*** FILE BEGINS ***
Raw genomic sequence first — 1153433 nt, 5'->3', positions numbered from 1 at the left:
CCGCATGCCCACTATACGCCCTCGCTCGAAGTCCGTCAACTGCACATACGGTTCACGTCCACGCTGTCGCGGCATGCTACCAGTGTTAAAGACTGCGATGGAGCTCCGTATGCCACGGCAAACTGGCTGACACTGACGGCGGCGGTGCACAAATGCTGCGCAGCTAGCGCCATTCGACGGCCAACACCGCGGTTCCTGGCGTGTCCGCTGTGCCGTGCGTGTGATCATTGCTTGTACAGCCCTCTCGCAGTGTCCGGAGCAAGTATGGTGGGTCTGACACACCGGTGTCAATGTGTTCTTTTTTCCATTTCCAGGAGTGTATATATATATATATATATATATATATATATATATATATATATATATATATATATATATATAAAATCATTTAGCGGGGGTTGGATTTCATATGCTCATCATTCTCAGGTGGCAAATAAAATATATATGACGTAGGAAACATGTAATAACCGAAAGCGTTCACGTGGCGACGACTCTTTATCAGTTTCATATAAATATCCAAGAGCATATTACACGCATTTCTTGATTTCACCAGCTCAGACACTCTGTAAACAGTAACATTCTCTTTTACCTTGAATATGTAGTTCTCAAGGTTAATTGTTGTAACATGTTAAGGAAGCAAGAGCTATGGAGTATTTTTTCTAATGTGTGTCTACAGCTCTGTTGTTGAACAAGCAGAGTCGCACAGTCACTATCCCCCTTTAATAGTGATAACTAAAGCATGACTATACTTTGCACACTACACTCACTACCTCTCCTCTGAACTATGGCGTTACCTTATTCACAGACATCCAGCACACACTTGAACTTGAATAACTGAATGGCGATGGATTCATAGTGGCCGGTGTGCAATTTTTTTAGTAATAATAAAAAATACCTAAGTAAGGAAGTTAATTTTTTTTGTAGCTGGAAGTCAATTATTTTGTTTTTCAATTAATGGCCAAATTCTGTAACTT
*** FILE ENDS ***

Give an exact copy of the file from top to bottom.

Raw genomic sequence first — 1153433 nt, 5'->3', positions numbered from 1 at the left:
CCGCATGCCCACTATACGCCCTCGCTCGAAGTCCGTCAACTGCACATACGGTTCACGTCCACGCTGTCGCGGCATGCTACCAGTGTTAAAGACTGCGATGGAGCTCCGTATGCCACGGCAAACTGGCTGACACTGACGGCGGCGGTGCACAAATGCTGCGCAGCTAGCGCCATTCGACGGCCAACACCGCGGTTCCTGGCGTGTCCGCTGTGCCGTGCGTGTGATCATTGCTTGTACAGCCCTCTCGCAGTGTCCGGAGCAAGTATGGTGGGTCTGACACACCGGTGTCAATGTGTTCTTTTTTCCATTTCCAGGAGTGTATATATATATATATATATATATATATATATATATATATATATATATATATATATATATATAAAATCATTTAGCGGGGGTTGGATTTCATATGCTCATCATTCTCAGGTGGCAAATAAAATATATATGACGTAGGAAACATGTAATAACCGAAAGCGTTCACGTGGCGACGACTCTTTATCAGTTTCATATAAATATCCAAGAGCATATTACACGCATTTCTTGATTTCACCAGCTCAGACACTCTGTAAACAGTAACATTCTCTTTTACCTTGAATATGTAGTTCTCAAGGTTAATTGTTGTAACATGTTAAGGAAGCAAGAGCTATGGAGTATTTTTTCTAATGTGTGTCTACAGCTCTGTTGTTGAACAAGCAGAGTCGCACAGTCACTATCCCCCTTTAATAGTGATAACTAAAGCATGACTATACTTTGCACACTACACTCACTACCTCTCCTCTGAACTATGGCGTTACCTTATTCACAGACATCCAGCACACACTTGAACTTGAATAACTGAATGGCGATGGATTCATAGTGGCCGGTGTGCAATTTTTTTAGTAATAATAAAAAATACCTAAGTAAGGAAGTTAATTTTTTTTGTAGCTGGAAGTCAATTATTTTGTTTTTCAATTAATGGCCAAATTCTGTAACTT